Left For Wild by Harloe Rae Book Review

Left For Wild by Harloe Rae

Left For Wild

by Harloe Rae

Rating: 4/5 
Genre: Contemporary Romance
Steam: Explicit
Pub Date: 20 October, 2020
Available: Amazon (Kindle Unlimited)

Left for Wild Synopsis:

Arrested. Wrongfully accused. Sentenced to ten years.
But the steel bars release me early. 
After serving half of my time for a crime I didn’t commit, they grant me parole—with a very short leash. My second chance at freedom begins now, and I won’t waste it. I should’ve been paying more attention.

Ambushed. Captured. Stranded.
When I wake in the depths of a snowy forest, all seems lost. I’ve been left alone in the wilderness with zero means of escape. Until someone rouses beside me.

I recognize Blakely Cross instantly, yet she’s barely more than a stranger. Now she’s stuck with me in the worst possible place, as collateral damage. 

Blakely blames me, and rightfully so. This entire situation is my fault. Our destinies are inadvertently twisted together by forces far larger than us. Whether she hates me or not, we need each other to stay alive. 

Cope. Adapt. Persevere.
They tossed us out to be buried, but underestimated our determination. 
The bond we’re building will overcome the harshest conditions. 
And we’re not willing to surrender.


Left for Wild: Review

Before I get into my likes and dislikes of Left For Wild, let me just say that I really did enjoy this book. Overall it was great with pacing and balance of narration. Hadler and Blakely are two great narrators with different view points and overall they added to the novel. You have to suspend your belief a couple of times, but it’s worth it! Plus the plot was so unique that it automatically goes in my recommend pile!

Likes:

Setting & Plot: both are refreshingly different than any other book I’ve read this year–especially in romance! The fact that these two pieces helped move along the relationship between Blakely and Halder make these elements my favorite part of the book. The Canadian wilderness and constant loom of death really put whole learning-to-trust thing in hyper drive, which I love because it feels like that can get overlooked sometimes in other novels where the stakes aren’t higher. I loved, loved, loved these two pieces of the novel for their uniqueness and that they helped the relationship part of the novel along so beautifully!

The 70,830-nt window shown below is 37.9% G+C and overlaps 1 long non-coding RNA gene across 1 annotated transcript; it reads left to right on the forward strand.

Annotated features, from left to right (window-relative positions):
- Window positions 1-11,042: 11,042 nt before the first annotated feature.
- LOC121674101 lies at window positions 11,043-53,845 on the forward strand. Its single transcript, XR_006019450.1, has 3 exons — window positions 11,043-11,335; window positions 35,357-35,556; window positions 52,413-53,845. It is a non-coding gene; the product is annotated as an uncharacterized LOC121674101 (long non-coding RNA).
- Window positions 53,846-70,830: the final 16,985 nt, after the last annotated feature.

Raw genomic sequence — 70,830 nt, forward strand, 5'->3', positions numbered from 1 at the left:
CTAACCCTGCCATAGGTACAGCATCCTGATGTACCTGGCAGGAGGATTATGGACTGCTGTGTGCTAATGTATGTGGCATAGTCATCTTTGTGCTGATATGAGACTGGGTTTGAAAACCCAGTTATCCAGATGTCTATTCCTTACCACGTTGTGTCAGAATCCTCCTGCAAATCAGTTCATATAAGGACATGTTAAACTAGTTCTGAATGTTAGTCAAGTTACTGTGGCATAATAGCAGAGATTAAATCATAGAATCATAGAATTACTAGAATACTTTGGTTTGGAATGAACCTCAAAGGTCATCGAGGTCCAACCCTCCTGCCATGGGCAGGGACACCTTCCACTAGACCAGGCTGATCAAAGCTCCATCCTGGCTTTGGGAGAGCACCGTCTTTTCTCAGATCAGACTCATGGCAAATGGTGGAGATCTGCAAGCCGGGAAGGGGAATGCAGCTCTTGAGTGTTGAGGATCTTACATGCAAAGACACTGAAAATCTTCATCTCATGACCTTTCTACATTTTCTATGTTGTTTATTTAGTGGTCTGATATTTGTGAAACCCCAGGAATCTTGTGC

Halder: This man is delightful. I don’t mean this of his personality but in his general essence. He is a man wronged by the justice system, his family, and in a sense the world. But he honestly doesn’t come off as completely bitter. His character and motivation are authentic and believable–a huge thing for me with characters! I liked how open he was with himself and with Blakely throughout the whole experience. I found some of his abilities too convenient at times, but it definitely helped move the book along! Halder did get a little annoying with his caveman-like thoughts and actions, but overall he was an excellent character.

Writing: Rae does an excellent job at interweaving description and plot together, which is rather hard to do! I felt like there was enough personality with the two characters as well. The style was just one of those that you can lose yourself in the story without being jarred between syntax, word choice, or plot. All in all it was an easy, enjoyable read.

Meh:

Insta-Love: I hope I’m not spoiling anything, but the way that Halder and Blakely were instantly into each other was a little hard to swallow. Plus they were constantly “spilling” lusty thoughts to each other, which was really strange to me. Like they barely know each other and they’re wanting to abandon everything to shack up. I get that traumatic experiences bring people together quickly, but this was just a little too quick and a little too heavy for me.

Depth: I like backstory and I like side characters to have life, and unfortunately this book didn’t really have that. The main characters had theirs (even if their backstories and family life didn’t). It wasn’t a huge dealbreaker for me, I just would have liked a bit more explanation and depth.

Wrapping Things Up: I didn’t know how exactly to write this, but the ending? The novel takes a couple of turns at the end that I was both surprised and unsurprised about based on hints given by the author. It’s not that the ending is bad–it’s not (it’s a HEA of course!), it’s just different than the rest of the book. I don’t know if I should put this in my dislikes category, but it’s in my “IDK How I Feel About This” category.

Long Story Short

Overall I enjoyed Left For Wild and will definitely have Harloe Rae on my radar of authors! I would definitely recommend this book to those who like romance novels, especially adventure romances with twists. It’s great for a winter day when you can really appreciate the descriptions! I would recommend The One Who Got Away by Roni Loren for a similar title–my review linked!

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